How to Treat Dry, Cracked Hands
We're washing our hands more now than we ever thought necessary—and for good reason, since it's one of the best defenses we have against the rapidly spreading coronavirus. To effectively cleanse your hands and remove COVID-19 causing germs and other microbes, it's important to suds up with soap and water for at least 20 seconds, says New York City-based dermatologist Dr. Y. Claire Chang of Union Square Dermatology. "This ensures that you cover the full surface area of the hands, including the front and palms of the hands, the wrists, the fingers, and between the fingers," she says. While this is especially pertinent while COVID-19 takes the world by storm, it's an essential hygiene practice that has a place in everyday life—pandemic or not.
As beneficial (and essential) as constant hand washing and sanitizing is, it comes with its fair share of side effects. Namely, dry cuticles, fingers, and palms. "When you are washing your hands 24/7, you are stripping the natural oils that act as a protective barrier and keep moisture locked in—which is essential for healthy skin," explains board-certified dermatologist Dr. Blair Murphy-Rose, who also practices in New York City. Eliminate those good-for-you oils ("As is necessary in the face of a global viral pandemic," Dr. Murphy-Rose adds), and dryness, irritation, and cracking occur. Thankfully, there are several steps you can take to avoid any discomfort. Ahead, five tips to revive your dry, painful hands.
Moisturize every time you wash your hands.
To ensure your hands stay as hydrated as possible post-rinse, Dr. Chang recommends patting them dry and immediately moisturizing while they are still slightly damp. "The skin is able to absorb the most moisture during the first few minutes after washing," she explains.
Dr. Marisa Garshick advises keeping a lotion right next to your hand soap as a reminder to hydrate immediately. "If that doesn't work, at the very least commit to using moisturizer at least two times per day and especially before going to bed at night," she adds. Pro tip: You can reduce dryness overall by opting for lukewarm, as opposed to piping hot, water while washing, Dr. Chang says.
Stock up on the right ingredients and textures.
When (online) shopping for lotions, there are two things to keep in mind: formulation and texture. While perusing labels, Dr. Garshick says to look for occlusive ingredients, like petrolatum. "By creating an occlusive barrier on the skin, these ingredients help to prevent further water loss and retain moisture," she notes, adding that you can't go wrong with Aquaphor ($6.96, walmart.com). "Other important ingredients include humectants such as hyaluronic acid or glycerin, which help to attract water and draw moisture into the skin." Ingredients that help support the natural skin barrier are just as essential: "Ceramides help to support and strengthen the natural skin barrier and help minimize irritation, as well as further water loss," she adds.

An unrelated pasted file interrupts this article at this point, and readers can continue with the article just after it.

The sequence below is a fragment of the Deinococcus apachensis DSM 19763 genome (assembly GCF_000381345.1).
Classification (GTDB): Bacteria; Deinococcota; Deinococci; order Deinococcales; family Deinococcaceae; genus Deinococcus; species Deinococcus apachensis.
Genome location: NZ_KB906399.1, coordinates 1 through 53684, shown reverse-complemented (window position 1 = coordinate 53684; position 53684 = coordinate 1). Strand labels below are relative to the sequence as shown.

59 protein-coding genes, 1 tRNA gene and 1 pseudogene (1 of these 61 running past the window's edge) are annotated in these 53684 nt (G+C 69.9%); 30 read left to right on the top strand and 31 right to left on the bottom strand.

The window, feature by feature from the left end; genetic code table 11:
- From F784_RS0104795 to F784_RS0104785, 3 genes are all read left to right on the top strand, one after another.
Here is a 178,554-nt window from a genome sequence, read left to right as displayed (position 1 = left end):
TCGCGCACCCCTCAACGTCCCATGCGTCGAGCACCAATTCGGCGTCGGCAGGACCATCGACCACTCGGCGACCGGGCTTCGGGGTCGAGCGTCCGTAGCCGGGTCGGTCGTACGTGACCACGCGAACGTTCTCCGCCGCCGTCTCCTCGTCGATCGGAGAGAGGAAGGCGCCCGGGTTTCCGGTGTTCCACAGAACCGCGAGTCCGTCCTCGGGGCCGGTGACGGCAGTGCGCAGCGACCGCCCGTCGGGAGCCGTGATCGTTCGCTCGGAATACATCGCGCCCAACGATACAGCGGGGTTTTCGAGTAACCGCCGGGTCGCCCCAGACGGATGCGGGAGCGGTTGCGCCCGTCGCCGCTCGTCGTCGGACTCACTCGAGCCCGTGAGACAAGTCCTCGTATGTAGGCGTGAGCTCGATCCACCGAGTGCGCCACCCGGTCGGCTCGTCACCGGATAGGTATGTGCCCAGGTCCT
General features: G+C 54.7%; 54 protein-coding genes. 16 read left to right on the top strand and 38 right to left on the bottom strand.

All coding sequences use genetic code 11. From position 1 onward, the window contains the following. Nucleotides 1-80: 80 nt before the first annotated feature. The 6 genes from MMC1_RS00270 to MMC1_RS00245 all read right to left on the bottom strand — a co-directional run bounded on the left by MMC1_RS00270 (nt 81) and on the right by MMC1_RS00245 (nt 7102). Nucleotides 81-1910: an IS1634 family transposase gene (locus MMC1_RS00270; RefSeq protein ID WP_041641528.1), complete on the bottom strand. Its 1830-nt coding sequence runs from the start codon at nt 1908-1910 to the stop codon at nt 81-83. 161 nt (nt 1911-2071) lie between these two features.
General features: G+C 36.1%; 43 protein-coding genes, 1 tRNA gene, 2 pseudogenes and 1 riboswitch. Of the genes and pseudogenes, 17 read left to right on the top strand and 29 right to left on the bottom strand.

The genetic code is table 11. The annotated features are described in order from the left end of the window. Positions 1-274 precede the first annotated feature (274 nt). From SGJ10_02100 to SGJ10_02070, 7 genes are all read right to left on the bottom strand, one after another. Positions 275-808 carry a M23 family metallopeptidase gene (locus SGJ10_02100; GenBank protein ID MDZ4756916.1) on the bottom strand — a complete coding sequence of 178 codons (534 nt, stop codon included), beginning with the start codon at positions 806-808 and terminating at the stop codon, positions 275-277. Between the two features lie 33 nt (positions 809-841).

Dr. Chang agrees, noting that ingredients that will soothe and soften include shea butter, colloidal oatmeal, and oils. In terms of texture, she recommends using thicker creams and ointments, as opposed to lotions, to maximize hydration. "Creams and ointments are more hydrating due to higher oil content, whereas lotions contain more water," she explains.
Steer clear of fragrances, dyes, sulfates, and physical exfoliators or scrubs.
Red, raw hands—whether from over-washing or simply sensitive skin—won't benefit from fragrances, dyes, sulfates, or scrub-based formulas. Dr. Chang says avoiding these common irritants and allergens in your hand soap and lotions can help. "Fragrances are one of the most common skin allergens. Artificial fragrances in products like soaps, facial cleansers, and moisturizers can cause rashes, itching, and inflammatory reactions in those with skin sensitivities," she says. "Sulfates, like sodium lauryl sulfate, are an effective detergent that is used in hand soaps, but can dry and irritate the skin—and physical exfoliators or scrubs can cause excess irritation."
Don't forget your cuticles.
Remember: Your cuticles can become dry, irritated, and cracked, too. "Protecting the cuticles is very important because infections often occur when the cuticle is cut or compromised," Dr. Murphy-Rose says. "I recommend using a cuticle oil or ointment around the nail bed at least daily, especially in the cold winter months or anytime you are washing hands frequently."
Maximize hand repair while you sleep.
You can improve your complexion while you sleep—and the same is true of your hand health. Dr. Marie V. Hayag says to generously slather hands in an ultra-hydrating cream before slipping them into a pair of cotton gloves (this helps physically lock in moisture) overnight. "The gloves help the hand cream penetrate deeper and absorb better," she explains. "There are moisturizing gloves available, too. Some contain fabrics that are pretreated with moisturizing oils that can be an added benefit."